Dear Employer, You are Renting Me.

In today’s work environment good Software Engineers are hard to find.  They are even harder to keep happy and retain.  For most of them, two years is pretty much a “career” at a company.

There is a very good reason for that; it is because employers manage Software Engineers exactly the way they manage customer service reps, accountants and other staff.  The reason this is an issue for companies is because good Software Engineers are absolutely nothing like other employees.

Nearly every aspect of the traditional employment system/process is anathema for Software Developers.

They are a different breed, a different animal than the rest of your employees: they develop and retain extensive and deep knowledge of what makes your company run, while money is important to them – it is not their main motivation, they generally don’t care about socializing with other departments, your HR people have no idea how to assess them and most of your management have no clue how to motivate or encourage them.

In addition to that, they are in *huge* demand.  They can get a job just about anywhere within a day or two.  They get at least a half dozen solicitations a day begging them to come work somewhere else.  They care more about the code they are writing than they do about whether it is helpful to your company.  They take pride in creating software and don’t really care about your deadlines and the promises you made to your customers.  They will put an inordinate amount of time into their work – because it is important to them, not because it is important to you.

Moreover, they know that they are not going to work for you forever.  In fact, most of them are watching for signs that it is time to ping recruiters and start quietly searching for a new gig.  They don’t feel loyalty to you or your company, at all, they feel loyalty to their team and to their product.  And that is your fault.

You are, in fact, renting them.  You are temporarily compensating them for their time until they decide to go somewhere else.  And you are the one that has created that reality.

You created it by ignoring that they are different and by treating them the same way you treat everyone else.  That’s fine with them, but it is you who pays an enormous price for that indifference.

When a Software Developer leaves your company they take with them a huge investment you made – domain knowledge.  This is knowledge that cannot be dumped and left for the person that replaces them, and it is absolutely vital that the person who replaces them learn it all.

They know why certain things were done in your code, they know what changing them will break, they know how things were worked around and they know exactly how they had to architect things so that it could accomplish exactly what your business needs to run.  They also know the motivations, inclinations, arguments and decisions that led to certain things being the way they are and the impact created by those things.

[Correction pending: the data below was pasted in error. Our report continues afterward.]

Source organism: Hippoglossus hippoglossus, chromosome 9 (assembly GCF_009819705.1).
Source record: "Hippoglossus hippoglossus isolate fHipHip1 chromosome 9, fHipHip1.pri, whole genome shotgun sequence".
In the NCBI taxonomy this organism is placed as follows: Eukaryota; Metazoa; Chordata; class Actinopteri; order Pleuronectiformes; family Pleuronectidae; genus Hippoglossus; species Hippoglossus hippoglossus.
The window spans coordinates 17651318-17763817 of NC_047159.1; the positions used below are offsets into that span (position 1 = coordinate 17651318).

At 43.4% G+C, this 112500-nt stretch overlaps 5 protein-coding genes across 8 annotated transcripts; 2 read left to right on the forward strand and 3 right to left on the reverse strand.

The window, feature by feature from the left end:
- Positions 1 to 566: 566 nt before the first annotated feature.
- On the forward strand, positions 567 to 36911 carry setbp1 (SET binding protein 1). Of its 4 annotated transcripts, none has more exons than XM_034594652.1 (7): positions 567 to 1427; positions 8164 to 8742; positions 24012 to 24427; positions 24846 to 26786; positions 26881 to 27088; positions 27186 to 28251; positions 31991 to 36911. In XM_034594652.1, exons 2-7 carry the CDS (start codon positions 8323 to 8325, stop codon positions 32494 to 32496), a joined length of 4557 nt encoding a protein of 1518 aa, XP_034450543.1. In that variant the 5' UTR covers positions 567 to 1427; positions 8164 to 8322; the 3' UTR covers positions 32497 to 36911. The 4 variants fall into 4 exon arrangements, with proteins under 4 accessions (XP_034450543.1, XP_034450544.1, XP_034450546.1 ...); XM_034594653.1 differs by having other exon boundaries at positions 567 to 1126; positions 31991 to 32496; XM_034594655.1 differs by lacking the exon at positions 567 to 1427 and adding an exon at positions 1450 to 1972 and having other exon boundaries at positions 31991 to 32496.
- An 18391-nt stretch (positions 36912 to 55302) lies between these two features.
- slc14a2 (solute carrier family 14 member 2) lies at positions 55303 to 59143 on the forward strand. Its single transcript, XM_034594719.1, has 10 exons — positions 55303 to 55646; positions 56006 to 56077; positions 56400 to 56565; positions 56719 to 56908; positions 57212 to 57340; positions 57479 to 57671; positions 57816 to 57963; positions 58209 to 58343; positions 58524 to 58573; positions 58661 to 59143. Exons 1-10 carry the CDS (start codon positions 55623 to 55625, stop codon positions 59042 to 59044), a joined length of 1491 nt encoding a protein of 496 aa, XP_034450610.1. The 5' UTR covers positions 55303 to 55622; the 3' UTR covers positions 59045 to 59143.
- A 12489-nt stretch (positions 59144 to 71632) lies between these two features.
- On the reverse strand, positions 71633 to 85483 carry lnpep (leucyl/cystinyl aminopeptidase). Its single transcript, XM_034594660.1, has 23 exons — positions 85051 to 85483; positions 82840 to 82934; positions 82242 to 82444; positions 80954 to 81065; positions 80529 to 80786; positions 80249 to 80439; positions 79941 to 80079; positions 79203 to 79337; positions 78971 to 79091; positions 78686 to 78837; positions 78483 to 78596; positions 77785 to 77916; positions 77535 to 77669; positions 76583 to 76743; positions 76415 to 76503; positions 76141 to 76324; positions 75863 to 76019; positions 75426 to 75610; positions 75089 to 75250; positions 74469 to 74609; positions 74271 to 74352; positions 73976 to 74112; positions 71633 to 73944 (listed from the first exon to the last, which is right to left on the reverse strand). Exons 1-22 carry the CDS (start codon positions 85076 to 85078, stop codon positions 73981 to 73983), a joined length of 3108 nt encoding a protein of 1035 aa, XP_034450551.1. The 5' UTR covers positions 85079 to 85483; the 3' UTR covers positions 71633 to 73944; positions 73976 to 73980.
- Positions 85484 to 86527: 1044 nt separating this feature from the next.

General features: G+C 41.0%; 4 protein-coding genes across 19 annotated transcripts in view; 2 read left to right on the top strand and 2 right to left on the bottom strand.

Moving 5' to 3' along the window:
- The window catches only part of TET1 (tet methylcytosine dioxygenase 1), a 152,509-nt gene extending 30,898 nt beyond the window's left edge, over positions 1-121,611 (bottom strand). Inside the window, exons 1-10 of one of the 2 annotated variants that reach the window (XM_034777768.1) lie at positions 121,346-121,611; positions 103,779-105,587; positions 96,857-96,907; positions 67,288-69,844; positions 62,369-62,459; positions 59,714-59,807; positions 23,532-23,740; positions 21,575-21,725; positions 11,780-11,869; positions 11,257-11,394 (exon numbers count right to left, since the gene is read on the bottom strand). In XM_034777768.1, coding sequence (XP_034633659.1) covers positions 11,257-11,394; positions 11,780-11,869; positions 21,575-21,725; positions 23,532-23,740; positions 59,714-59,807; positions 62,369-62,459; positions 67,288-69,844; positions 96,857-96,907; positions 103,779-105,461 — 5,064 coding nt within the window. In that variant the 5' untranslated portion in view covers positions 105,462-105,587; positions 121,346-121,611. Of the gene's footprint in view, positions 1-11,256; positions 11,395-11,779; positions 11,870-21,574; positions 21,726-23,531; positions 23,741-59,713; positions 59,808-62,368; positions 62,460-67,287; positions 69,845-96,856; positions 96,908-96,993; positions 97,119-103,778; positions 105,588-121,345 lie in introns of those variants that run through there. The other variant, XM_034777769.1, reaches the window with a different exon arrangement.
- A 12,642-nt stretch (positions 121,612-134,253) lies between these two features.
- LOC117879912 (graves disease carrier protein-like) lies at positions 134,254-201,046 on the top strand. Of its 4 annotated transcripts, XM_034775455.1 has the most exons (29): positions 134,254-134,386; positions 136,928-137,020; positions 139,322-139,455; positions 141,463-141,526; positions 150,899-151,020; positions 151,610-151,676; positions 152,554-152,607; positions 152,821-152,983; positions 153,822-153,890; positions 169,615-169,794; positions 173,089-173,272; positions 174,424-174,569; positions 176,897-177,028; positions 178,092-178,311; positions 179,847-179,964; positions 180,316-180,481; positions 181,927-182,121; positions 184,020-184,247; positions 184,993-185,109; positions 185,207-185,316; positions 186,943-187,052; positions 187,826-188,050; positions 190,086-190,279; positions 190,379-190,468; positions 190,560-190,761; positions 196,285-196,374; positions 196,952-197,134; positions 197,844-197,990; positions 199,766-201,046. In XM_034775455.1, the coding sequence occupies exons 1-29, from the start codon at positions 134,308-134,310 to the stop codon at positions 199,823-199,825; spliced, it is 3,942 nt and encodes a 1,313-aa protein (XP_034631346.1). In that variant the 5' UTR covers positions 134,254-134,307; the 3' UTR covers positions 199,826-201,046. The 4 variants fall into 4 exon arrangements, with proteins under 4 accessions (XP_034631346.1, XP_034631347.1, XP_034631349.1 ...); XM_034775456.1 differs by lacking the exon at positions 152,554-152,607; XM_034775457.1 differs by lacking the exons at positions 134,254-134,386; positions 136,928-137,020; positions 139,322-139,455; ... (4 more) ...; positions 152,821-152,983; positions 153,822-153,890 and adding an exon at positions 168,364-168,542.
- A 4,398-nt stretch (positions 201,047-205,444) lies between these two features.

Sure, that scenario exists in many other departments and jobs at your company – but new people can still do the majority of their job before they know all those things.  When it comes to writing software, a good Software Engineer will not start changing existing code until they have a firm grasp on all of the factors that went into it being the way it currently is.

When you bring in a new programmer, it will take them months before they understand everything well enough to form and voice an opinion and especially to start implementing changes or new code.  Yet, when you hire them, you expect that they’ll be able to step in and keep pace with the previous programmer, that your timelines won’t slip and that everything will stay on track.  What you are actually doing by believing that is reinforcing to your new employee that you are renting them – and as part of that rental agreement, they are required to do sub-par work and ignore best practices.

While your Software Developers understand that you are renting them – you often do not seem to be aware of that arrangement and are shocked, angered and derisive when they decide to leave for what will hopefully be a better job.

If you’re not going to change how you do things, it would be best for all involved if you fully understood the situation you have created and perpetuate.  One of the main purposes of this blog is to highlight aspects of this situation and to hopefully provide some insightful advice on how to begin changing things.